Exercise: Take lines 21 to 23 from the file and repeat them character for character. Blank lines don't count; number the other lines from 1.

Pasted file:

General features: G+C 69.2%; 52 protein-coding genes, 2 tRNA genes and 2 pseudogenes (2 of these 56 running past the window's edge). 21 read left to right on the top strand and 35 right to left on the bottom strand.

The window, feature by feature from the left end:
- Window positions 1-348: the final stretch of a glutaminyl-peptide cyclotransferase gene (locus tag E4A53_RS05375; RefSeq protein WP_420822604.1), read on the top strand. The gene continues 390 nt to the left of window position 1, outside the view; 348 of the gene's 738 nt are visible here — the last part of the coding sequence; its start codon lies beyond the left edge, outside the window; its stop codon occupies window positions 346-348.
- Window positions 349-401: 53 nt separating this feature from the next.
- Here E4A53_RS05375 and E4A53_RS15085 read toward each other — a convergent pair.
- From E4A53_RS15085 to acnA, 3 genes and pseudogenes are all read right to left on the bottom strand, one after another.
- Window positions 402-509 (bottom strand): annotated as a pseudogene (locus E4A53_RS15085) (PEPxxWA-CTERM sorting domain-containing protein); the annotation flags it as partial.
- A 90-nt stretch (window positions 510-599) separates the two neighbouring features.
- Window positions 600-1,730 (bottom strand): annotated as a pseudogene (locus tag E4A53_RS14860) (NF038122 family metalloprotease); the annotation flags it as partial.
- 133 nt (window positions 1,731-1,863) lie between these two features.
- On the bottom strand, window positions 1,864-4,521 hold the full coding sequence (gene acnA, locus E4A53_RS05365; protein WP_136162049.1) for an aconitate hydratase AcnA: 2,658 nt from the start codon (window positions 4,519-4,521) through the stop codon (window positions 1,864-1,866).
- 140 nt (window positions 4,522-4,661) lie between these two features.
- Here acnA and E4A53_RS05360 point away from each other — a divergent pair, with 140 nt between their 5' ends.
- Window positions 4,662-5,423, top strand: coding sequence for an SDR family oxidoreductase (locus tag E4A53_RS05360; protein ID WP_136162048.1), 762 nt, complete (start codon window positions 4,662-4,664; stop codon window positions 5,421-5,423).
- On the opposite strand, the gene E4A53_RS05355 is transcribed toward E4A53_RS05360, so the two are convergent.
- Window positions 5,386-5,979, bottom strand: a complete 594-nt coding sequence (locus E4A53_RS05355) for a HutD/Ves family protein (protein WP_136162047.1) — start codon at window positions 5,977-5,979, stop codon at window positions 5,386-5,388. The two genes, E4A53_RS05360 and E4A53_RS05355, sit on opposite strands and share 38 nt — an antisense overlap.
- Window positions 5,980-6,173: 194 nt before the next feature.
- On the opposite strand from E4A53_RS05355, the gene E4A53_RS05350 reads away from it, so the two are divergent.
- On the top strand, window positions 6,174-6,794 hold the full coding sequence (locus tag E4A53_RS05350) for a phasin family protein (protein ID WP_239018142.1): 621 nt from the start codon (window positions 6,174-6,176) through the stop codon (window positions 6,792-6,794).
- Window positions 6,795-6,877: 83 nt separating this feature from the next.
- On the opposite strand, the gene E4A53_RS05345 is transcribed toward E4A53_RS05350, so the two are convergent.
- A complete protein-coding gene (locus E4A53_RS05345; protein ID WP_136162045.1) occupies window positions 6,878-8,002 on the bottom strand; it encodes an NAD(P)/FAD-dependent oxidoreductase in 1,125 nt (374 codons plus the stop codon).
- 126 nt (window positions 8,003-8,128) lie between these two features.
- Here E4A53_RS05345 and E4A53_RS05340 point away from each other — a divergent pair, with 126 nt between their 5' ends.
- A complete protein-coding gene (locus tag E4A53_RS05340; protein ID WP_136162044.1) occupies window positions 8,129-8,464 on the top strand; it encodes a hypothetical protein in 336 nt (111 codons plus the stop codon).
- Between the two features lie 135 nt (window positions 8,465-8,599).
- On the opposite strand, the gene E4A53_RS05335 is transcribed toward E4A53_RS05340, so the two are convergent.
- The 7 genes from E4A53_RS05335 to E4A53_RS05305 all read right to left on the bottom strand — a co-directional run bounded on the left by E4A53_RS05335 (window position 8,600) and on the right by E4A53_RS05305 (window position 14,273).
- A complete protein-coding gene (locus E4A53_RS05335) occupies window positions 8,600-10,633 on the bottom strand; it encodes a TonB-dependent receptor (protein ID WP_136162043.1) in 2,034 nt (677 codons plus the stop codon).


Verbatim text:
- On the opposite strand, the gene E4A53_RS05345 is transcribed toward E4A53_RS05350, so the two are convergent.
- A complete protein-coding gene (locus E4A53_RS05345; protein ID WP_136162045.1) occupies window positions 6,878-8,002 on the bottom strand; it encodes an NAD(P)/FAD-dependent oxidoreductase in 1,125 nt (374 codons plus the stop codon).
- 126 nt (window positions 8,003-8,128) lie between these two features.